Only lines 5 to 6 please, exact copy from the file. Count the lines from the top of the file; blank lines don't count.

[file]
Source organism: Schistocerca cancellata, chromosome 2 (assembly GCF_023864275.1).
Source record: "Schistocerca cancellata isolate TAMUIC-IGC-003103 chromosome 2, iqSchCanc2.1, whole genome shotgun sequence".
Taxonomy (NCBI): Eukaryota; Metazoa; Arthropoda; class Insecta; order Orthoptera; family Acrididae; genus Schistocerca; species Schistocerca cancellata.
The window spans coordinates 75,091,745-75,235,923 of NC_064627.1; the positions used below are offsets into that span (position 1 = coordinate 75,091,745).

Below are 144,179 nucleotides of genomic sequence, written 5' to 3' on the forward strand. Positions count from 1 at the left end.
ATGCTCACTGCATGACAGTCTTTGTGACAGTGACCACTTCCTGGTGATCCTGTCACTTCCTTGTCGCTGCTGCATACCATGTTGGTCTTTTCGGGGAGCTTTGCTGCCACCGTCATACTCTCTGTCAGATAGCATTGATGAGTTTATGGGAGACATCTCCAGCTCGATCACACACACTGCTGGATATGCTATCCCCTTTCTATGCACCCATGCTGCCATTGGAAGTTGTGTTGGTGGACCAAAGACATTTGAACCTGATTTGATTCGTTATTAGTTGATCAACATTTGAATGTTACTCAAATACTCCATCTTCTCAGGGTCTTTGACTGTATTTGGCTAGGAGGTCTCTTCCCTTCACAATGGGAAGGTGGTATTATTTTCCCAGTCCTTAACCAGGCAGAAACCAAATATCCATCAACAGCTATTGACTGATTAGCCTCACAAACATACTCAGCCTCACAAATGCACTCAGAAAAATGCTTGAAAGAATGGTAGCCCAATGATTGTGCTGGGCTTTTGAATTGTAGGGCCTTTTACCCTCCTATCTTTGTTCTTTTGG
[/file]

Below are 144,179 nucleotides of genomic sequence, written 5' to 3' on the forward strand. Positions count from 1 at the left end.
ATGCTCACTGCATGACAGTCTTTGTGACAGTGACCACTTCCTGGTGATCCTGTCACTTCCTTGTCGCTGCTGCATACCATGTTGGTCTTTTCGGGGAGCTTTGCTGCCACCGTCATACTCTCTGTCAGATAGCATTGATGAGTTTATGGGAGACATCTCCAGCTCGATCACACACACTGCTGGATATGCTATCCCCTTTCTATGCACCCATGCTGCCATTGGAAGTTGTGTTGGTGGACCAAAGACATTTGAACCTGATTTGATTCGTTATTAGTTGATCAACATTTGAATGTTACTCAAATACTCCATCTTCTCAGGGTCTTTGACTGTATTTGGCTAGGAGGTCTCTTCCCTTCACAATGGGAAGGTGGTATTATTTTCCCAGTCCTTAACCAGGCAGAAACCAAATATCCATCAACAGCTATTGACTGATTAGCCTCACAAACATACTCAGCCTCACAAATGCACTCAGAAAAATGCTTGAAAGAATGGTAGCCCAATGATTGTGCTGGGCTTTTGAATTGTAGGGCCTTTTACCCTCCTATCTTTGTTCTTTTGG